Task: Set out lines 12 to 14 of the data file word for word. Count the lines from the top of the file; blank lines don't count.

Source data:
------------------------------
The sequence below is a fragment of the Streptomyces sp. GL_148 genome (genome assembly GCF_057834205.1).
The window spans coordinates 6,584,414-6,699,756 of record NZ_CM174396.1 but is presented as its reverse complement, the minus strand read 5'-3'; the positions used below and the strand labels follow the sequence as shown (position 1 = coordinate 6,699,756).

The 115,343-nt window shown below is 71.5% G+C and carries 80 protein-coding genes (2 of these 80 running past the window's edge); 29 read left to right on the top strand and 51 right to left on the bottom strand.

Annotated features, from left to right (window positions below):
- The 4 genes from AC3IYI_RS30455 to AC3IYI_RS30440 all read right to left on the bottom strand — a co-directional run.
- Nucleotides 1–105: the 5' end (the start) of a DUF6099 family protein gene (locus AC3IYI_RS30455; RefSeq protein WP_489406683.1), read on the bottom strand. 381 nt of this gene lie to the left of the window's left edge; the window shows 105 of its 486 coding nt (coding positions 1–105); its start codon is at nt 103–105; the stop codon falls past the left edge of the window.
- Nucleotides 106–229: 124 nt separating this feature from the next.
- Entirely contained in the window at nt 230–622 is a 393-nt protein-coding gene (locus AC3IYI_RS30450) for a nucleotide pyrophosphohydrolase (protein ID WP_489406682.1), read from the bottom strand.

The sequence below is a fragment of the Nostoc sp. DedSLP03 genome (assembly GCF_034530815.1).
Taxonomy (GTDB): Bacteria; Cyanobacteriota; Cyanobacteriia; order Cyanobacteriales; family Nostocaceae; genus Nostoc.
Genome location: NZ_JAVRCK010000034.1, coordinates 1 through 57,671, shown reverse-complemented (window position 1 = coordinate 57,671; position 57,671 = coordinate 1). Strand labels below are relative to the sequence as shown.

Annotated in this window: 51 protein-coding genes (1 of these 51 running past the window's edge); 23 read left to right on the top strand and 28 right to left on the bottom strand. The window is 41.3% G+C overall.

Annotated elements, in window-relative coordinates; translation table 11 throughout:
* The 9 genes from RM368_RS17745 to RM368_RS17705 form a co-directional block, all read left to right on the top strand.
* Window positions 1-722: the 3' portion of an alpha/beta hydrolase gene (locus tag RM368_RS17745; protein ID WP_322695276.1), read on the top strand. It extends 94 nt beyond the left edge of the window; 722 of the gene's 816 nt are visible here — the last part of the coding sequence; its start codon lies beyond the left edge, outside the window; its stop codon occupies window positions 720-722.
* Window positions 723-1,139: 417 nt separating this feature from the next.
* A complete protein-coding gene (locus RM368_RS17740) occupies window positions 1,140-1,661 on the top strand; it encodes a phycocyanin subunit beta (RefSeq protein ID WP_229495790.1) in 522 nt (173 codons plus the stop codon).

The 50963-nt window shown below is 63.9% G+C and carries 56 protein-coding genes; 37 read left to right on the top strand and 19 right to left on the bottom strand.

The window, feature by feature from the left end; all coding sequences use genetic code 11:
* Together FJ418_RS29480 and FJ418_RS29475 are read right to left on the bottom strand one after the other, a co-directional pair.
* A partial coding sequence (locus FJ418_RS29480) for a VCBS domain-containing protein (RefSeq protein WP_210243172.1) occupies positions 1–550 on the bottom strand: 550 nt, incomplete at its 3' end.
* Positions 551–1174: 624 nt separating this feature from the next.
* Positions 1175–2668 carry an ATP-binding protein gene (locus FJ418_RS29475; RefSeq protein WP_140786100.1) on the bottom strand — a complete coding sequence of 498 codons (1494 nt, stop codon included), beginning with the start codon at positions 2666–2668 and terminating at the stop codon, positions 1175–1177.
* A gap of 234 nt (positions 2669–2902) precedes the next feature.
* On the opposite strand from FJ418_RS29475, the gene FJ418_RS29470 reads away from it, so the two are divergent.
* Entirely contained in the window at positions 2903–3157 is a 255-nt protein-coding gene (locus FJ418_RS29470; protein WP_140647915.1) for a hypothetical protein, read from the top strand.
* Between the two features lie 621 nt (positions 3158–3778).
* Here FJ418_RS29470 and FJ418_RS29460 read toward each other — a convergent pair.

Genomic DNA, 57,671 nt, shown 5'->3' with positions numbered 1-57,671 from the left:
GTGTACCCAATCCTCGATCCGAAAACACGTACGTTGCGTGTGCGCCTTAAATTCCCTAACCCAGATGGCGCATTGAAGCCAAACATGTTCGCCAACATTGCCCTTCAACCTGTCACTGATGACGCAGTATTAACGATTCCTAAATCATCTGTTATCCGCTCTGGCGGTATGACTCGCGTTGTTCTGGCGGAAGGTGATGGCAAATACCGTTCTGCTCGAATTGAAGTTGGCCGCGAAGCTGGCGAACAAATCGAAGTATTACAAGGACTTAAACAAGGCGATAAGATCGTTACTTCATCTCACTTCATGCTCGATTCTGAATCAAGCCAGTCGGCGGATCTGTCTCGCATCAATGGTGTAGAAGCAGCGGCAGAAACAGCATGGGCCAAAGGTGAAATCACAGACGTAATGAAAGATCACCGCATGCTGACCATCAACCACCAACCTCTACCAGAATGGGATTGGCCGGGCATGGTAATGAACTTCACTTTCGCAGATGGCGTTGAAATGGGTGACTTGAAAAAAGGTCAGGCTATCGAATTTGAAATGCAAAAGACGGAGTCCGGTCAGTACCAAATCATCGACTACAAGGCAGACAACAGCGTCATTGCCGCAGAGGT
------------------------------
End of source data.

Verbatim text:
Annotated in this window: 51 protein-coding genes (1 of these 51 running past the window's edge); 23 read left to right on the top strand and 28 right to left on the bottom strand. The window is 41.3% G+C overall.

Annotated elements, in window-relative coordinates; translation table 11 throughout:
* The 9 genes from RM368_RS17745 to RM368_RS17705 form a co-directional block, all read left to right on the top strand.